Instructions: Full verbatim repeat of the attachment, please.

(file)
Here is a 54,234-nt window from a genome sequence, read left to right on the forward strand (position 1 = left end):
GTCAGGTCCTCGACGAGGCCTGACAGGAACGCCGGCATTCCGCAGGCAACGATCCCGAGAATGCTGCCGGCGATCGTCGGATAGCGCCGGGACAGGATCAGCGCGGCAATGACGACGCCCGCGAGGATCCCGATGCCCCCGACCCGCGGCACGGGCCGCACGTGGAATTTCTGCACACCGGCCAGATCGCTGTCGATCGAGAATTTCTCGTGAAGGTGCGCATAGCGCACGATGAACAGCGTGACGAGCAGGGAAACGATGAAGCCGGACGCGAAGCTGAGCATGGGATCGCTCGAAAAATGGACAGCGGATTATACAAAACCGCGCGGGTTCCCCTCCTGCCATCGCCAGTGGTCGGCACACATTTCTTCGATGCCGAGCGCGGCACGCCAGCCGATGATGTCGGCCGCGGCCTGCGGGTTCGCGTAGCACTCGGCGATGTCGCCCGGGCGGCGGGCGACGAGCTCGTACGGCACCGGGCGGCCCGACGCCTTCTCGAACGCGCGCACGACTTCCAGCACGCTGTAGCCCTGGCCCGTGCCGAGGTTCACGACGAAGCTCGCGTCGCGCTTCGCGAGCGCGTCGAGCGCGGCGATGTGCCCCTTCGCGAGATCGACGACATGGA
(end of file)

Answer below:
Here is a 54,234-nt window from a genome sequence, read left to right on the forward strand (position 1 = left end):
GTCAGGTCCTCGACGAGGCCTGACAGGAACGCCGGCATTCCGCAGGCAACGATCCCGAGAATGCTGCCGGCGATCGTCGGATAGCGCCGGGACAGGATCAGCGCGGCAATGACGACGCCCGCGAGGATCCCGATGCCCCCGACCCGCGGCACGGGCCGCACGTGGAATTTCTGCACACCGGCCAGATCGCTGTCGATCGAGAATTTCTCGTGAAGGTGCGCATAGCGCACGATGAACAGCGTGACGAGCAGGGAAACGATGAAGCCGGACGCGAAGCTGAGCATGGGATCGCTCGAAAAATGGACAGCGGATTATACAAAACCGCGCGGGTTCCCCTCCTGCCATCGCCAGTGGTCGGCACACATTTCTTCGATGCCGAGCGCGGCACGCCAGCCGATGATGTCGGCCGCGGCCTGCGGGTTCGCGTAGCACTCGGCGATGTCGCCCGGGCGGCGGGCGACGAGCTCGTACGGCACCGGGCGGCCCGACGCCTTCTCGAACGCGCGCACGACTTCCAGCACGCTGTAGCCCTGGCCCGTGCCGAGGTTCACGACGAAGCTCGCGTCGCGCTTCGCGAGCGCGTCGAGCGCGGCGATGTGCCCCTTCGCGAGATCGACGACATGGA